Because of "higher rates of durable virologic suppression," dolutegravir resulted in 57,700 fewer projected sexual transmissions and 7,100 fewer pediatric HIV infections versus efavirenz, the authors said.
Compared with efavirenz, the authors found that dolutegravir did lead to 4,400 more pediatric deaths, and 4,100 more pediatric deaths compared to the WHO approach.
In an accompanying editorial, Risa M. Hoffman, MD, MPH, of the University of California, Los Angeles, and Lynne M. Mofenson, MD, of the Elizabeth Glaser Pediatric AIDS Foundation in Washington, described these projections as "an elegant model."
The editorialists noted the potential problems with the WHO approach, where asking for women of child-bearing potential to make an informed choice regarding their ART regimen may be difficult in many areas.
"Simplicity has been the key to success of many ART programs in resource-limited settings, and offering a choice of either efavirenz or dolutegravir [...] adds a layer of complexity to the supply chain with regard to forecasting supply, ensuring the availability of buffer stock, and avoiding drug expirations," Hoffman and Mofenson wrote. "The WHO approach also may present challenges in the setting of widespread scale-up of differentiated models of care, such as community ART groups and adherence clubs, given that they often are based on a 'one-size-fits-all' ART regimen."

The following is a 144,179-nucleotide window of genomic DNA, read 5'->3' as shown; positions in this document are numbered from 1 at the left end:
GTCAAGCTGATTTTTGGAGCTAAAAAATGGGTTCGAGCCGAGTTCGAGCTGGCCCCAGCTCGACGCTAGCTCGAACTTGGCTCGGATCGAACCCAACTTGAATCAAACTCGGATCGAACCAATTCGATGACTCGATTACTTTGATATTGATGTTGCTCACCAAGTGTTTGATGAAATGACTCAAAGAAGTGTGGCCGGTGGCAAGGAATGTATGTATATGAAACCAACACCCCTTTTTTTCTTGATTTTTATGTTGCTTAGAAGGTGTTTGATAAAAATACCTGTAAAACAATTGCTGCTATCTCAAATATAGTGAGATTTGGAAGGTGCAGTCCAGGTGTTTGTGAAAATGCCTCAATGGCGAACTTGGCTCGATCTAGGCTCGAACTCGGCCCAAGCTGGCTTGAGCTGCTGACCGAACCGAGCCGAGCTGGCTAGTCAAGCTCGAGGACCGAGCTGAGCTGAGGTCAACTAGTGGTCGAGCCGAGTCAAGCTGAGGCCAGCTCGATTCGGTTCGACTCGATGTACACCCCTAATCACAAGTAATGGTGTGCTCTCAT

However, they commented that the dolutegravir and the WHO approach both "seem better than the efavirenz-for-all strategy."
Hoffman and Mofenson also acknowledged the need for more research about the periconceptional safety of ART, with "innovative strategies," such as "development of large observational cohorts with wide geographic diversity and carefully planned clinical trials that include women of child-bearing potential and that continue to follow those who conceive while receiving therapy."
Dugdale and colleagues noted limitations common to all model-based analyses, namely the "uncertainty" in long-term projections, and the assumption that HIV prevalence, ART uptake, and fertility will all remain consistent over the next 5 years.
The study was supported by the NIH, the National Institute of Allergy and Infectious Diseases, and the Eunice Kennedy Shriver National Institute of Child Health and Human Development, Massachusetts General Hospital, and Harvard University Center for AIDS Research (CFAR).
Dugdale disclosed support from the NIAID and Harvard University CFAR, and grants from the NIMH and NIH/IMPAACT Network. Co-authors disclosed support from the NIH, the Elizabeth Glaser Pediatric AIDS Foundation, the Foundation for AIDS Research (amfAR), WHO, Merck, Gilead, Bristol-Myers Squibb, ViiV/GlaxoSmithKline, Janssen, and WHO/Unitaid. One co-author disclosed being a Steve and Deborah Gorlin MGH Research Scholar.
Hoffman disclosed no relevant relationships with industry. Mofenson disclosed support from WHO.